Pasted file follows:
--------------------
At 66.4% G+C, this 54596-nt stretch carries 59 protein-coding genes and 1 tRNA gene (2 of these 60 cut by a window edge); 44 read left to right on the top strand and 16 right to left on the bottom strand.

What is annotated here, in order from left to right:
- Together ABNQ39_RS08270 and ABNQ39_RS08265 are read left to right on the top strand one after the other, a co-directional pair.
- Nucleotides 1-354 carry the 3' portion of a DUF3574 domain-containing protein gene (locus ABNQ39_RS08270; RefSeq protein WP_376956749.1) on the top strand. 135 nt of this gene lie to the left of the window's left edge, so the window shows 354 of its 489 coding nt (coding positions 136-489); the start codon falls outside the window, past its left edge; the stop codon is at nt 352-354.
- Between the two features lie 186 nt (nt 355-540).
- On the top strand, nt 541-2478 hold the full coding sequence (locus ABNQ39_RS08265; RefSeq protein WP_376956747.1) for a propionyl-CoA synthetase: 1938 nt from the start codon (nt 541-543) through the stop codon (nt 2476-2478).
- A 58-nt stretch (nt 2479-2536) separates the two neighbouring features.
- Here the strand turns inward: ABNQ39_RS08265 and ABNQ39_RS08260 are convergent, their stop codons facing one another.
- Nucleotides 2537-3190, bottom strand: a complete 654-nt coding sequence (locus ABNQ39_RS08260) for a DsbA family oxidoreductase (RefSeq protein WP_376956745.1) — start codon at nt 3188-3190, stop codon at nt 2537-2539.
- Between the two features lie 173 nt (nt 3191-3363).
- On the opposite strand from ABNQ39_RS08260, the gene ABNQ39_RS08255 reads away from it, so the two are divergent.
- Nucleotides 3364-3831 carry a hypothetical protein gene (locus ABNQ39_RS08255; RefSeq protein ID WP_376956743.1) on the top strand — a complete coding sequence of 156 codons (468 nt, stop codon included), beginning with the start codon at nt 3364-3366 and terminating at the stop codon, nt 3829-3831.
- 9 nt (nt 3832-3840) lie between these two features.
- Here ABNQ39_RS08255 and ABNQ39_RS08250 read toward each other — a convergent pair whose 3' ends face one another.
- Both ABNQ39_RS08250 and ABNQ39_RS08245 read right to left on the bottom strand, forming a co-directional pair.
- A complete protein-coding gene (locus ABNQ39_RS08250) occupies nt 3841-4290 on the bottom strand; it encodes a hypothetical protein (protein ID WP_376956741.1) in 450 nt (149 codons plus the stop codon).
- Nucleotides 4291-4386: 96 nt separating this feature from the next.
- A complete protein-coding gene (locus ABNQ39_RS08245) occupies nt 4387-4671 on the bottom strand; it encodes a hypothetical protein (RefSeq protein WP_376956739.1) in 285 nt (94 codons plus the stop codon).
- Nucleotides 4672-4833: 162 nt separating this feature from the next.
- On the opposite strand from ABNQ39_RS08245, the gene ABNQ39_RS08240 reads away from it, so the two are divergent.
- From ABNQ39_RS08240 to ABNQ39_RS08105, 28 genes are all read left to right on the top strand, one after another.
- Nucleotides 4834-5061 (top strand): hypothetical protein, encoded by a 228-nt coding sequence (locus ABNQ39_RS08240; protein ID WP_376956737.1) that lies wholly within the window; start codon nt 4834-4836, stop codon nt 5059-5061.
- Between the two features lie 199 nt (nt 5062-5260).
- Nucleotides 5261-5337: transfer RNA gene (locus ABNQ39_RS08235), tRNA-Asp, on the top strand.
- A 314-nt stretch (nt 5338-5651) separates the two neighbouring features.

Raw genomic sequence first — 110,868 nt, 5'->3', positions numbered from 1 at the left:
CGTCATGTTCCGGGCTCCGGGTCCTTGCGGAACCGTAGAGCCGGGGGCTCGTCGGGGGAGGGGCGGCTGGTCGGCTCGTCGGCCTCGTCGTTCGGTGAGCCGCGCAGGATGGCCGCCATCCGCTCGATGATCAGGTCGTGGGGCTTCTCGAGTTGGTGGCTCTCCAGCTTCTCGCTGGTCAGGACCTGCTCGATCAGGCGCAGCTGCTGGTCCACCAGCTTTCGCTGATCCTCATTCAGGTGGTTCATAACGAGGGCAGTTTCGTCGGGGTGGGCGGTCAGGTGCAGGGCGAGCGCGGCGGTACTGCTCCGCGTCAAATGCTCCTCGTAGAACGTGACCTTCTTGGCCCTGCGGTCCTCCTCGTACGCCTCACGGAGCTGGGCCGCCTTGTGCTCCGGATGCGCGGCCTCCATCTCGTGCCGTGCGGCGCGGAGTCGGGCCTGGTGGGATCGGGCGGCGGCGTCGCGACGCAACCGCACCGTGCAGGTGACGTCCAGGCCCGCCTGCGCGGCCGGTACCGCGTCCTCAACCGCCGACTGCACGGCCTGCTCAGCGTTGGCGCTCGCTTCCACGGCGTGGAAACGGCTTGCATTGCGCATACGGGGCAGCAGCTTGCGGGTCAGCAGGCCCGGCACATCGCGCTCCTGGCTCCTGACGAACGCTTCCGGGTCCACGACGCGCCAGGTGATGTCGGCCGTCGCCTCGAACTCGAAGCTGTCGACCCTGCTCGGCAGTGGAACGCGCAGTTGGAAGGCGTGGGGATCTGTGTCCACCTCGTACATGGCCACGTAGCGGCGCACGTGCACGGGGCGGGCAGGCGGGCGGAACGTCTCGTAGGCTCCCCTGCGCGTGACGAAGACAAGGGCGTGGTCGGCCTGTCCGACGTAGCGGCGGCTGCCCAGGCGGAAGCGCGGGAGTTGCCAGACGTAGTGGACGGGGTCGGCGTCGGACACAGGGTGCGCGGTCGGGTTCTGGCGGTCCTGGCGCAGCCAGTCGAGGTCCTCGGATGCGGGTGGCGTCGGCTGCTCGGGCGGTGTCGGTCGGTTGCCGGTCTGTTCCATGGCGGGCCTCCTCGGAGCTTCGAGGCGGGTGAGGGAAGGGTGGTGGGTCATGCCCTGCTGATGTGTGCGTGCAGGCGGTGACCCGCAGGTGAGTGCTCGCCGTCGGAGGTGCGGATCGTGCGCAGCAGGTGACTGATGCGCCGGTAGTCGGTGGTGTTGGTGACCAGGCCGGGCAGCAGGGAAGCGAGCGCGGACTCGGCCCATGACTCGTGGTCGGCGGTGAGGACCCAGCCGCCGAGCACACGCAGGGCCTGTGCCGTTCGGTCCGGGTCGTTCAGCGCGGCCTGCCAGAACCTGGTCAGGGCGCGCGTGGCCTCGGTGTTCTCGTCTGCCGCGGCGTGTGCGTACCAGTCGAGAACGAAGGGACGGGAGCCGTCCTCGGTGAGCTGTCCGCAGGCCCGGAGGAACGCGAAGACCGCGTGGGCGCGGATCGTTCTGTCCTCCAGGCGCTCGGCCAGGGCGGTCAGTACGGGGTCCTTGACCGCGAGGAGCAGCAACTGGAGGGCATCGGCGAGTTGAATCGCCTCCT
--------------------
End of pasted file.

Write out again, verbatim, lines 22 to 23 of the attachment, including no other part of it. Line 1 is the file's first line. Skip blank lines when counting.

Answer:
- Nucleotides 4834-5061 (top strand): hypothetical protein, encoded by a 228-nt coding sequence (locus ABNQ39_RS08240; protein ID WP_376956737.1) that lies wholly within the window; start codon nt 4834-4836, stop codon nt 5059-5061.
- Between the two features lie 199 nt (nt 5062-5260).